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Equity in Access Framework – A New Perspective on Job Accessibility

Access to destinations is increasingly recognized as an important measure for regional mobility, especially for evaluating equity in public transit and active transportation. While its use is widespread across the transportation industry, access to opportunities is most commonly reported as a high-level aggregation of “total jobs accessible.” This approach is valuable as a general indicator, but this generalization can obfuscate crucial information on underlying travel needs and the equity of solutions.

In an effort to generate a more holistic understanding of community transportation to identify solutions, SRF developed the Equity in Access Framework (EAF), a customized approach to match our clients’ goals:

EAF-C is a suite of measures connecting people with relevant opportunities. One example is a matched accessibility metric that not only considers the jobs people can access but also matches them to the jobs actually worked by people. Our innovative matching of workers and jobs uses high-sample Longitudinal Employer-Household Dynamics (LEHD) variables, including income, occupational sector, and educational attainment, to create a metric that is reflective of people’s commuting requirements. Because LEHD is a nationally available dataset, this method can be applied to communities across the United States.

So, what does the EAF-C look like in practice? As part of our development process, we calculated matched job access by public transit for a set of census blocks in the Twin Cities region. Figure 1 shows the distribution of matched job accessibility using our new method, while Figure 2 compares our results to those derived from traditional “total jobs accessible” methods. Figure 2 highlights how the traditional method can overestimate transit job accessibility in areas of concentrated poverty, for example, in North Minneapolis, where a high density of transit services oriented to downtown Minneapolis may overshadow the actual needs of the existing community.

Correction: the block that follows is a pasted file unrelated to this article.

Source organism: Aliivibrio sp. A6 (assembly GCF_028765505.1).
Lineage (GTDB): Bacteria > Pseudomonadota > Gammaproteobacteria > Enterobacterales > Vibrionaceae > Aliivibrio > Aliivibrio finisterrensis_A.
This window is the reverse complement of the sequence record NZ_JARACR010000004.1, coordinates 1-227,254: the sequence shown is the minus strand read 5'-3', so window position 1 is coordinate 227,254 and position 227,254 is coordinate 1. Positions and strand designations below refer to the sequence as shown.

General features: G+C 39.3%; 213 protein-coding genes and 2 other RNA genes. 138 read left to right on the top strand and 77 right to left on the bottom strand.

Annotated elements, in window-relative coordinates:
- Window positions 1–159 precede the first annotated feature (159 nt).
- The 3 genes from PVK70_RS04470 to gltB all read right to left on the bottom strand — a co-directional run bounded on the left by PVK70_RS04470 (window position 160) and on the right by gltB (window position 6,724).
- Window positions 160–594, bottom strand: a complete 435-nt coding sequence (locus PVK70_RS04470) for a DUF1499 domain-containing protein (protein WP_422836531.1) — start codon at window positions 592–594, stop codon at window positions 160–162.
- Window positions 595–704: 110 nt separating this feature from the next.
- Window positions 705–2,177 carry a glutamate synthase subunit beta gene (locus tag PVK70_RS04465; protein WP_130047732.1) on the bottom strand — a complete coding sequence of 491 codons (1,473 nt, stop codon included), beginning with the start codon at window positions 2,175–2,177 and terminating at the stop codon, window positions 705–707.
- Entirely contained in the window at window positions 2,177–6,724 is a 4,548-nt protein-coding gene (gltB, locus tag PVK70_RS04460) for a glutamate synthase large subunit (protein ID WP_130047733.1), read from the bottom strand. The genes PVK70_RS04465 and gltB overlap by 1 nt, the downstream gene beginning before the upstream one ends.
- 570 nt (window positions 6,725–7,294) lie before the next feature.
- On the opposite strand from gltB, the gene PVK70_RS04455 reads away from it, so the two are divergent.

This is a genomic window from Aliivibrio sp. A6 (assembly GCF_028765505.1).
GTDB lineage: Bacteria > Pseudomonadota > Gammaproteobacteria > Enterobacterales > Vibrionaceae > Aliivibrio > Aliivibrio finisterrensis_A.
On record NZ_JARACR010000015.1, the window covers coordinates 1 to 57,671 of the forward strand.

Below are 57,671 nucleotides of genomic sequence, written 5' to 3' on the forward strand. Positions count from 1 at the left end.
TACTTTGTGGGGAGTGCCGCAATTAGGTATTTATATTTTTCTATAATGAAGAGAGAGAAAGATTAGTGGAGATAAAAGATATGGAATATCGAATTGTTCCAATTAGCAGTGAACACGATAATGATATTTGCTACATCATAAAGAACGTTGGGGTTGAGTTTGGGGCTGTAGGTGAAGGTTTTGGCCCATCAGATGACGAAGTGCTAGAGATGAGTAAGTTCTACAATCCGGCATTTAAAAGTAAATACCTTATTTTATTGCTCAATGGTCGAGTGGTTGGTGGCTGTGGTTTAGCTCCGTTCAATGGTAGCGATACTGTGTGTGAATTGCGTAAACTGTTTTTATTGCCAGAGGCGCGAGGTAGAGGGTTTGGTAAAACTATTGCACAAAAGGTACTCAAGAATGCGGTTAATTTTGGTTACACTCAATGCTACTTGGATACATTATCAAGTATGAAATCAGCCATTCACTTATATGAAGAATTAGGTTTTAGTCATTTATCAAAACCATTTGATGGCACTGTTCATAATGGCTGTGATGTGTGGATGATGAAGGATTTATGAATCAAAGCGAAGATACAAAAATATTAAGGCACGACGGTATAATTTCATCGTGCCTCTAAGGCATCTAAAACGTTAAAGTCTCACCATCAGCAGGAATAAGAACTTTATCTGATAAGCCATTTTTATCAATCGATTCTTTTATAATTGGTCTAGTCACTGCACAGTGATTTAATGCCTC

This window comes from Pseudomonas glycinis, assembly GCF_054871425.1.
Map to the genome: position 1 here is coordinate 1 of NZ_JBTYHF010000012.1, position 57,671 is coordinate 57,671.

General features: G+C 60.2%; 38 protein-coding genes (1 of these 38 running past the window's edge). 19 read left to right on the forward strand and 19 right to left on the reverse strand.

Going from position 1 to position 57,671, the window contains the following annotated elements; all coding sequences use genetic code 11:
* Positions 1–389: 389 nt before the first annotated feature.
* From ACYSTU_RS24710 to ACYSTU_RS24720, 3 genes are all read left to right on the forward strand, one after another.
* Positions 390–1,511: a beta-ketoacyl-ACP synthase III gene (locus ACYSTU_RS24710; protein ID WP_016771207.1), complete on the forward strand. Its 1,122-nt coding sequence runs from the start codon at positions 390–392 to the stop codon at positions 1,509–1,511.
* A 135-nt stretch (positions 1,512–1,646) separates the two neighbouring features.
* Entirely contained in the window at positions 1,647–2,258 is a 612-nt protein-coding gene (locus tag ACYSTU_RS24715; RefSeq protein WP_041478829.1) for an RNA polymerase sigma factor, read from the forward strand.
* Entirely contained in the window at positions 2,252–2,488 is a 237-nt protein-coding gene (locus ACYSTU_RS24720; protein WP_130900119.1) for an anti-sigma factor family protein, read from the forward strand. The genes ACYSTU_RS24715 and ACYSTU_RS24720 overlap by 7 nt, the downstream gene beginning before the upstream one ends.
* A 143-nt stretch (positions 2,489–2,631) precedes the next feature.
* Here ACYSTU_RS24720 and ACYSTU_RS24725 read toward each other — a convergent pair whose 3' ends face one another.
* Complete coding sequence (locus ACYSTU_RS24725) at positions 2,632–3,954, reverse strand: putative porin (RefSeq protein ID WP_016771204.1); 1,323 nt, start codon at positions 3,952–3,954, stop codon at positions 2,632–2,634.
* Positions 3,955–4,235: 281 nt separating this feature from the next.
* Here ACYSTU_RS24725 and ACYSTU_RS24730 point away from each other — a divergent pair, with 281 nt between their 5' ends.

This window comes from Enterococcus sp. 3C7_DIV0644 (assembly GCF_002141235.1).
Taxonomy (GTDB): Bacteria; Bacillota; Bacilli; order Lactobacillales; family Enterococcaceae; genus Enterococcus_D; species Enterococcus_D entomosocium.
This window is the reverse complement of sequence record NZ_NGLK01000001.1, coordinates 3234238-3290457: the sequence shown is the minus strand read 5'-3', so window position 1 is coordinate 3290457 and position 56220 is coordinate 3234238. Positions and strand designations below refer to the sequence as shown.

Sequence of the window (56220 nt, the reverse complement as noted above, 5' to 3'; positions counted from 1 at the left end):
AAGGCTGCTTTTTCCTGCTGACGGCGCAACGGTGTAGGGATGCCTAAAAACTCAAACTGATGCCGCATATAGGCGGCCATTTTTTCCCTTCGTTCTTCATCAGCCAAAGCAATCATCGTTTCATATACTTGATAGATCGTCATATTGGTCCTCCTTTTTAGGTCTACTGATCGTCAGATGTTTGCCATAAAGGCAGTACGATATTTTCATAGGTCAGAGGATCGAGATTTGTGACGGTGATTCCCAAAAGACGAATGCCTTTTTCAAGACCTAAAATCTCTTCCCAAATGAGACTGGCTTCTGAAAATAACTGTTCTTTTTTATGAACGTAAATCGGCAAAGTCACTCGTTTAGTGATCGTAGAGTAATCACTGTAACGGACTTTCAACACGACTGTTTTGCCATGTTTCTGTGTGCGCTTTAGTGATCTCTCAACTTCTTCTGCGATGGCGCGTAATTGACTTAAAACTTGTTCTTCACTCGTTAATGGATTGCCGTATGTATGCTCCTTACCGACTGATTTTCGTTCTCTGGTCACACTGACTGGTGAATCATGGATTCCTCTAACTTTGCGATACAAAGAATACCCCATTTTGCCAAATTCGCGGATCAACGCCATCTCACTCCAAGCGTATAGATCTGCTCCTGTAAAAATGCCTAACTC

Figure 1: This map shows the relative matched job accessibility via transit for each block. In this example, all income, job sector, and educational attainment variables in LEHD are incorporated (e.g., manufacturing job access is weighted by the number of manufacturing workers living in a given block). A score of 0 indicates a block is on par with the regional average. A score below 0 indicates a block has lower matched accessibility than the regional average.
Figure 2: This map shows the difference between matched job accessibility and traditional job accessibility. Blocks colored red have a matched job access score that is lower than the traditional job access score (i.e., accessibility in these blocks is overestimated by traditional methods). These especially correspond to areas of concentrated poverty outlined in the map.

The Equitable Access Framework is one of many steps SRF is taking to understand how transportation can bridge the gap between communities and the essential destinations of life. The EAF-C matched jobs accessibility is applicable in cases where expanded economic opportunity is a goal. The EAF can be expanded to evaluate before and after implementation of new transit service, pedestrian and bike infrastructure investment, or roadway improvement. In the case of transit investment, a temporal component can be included to understand how changing the hours and frequency of service can benefit your community. Analysis for all modes can be expanded to understand different types of destinations from grocery stores to human services.

Interested in applying the EAF to your project?
Contact Hana Randle or Jackie Nowak.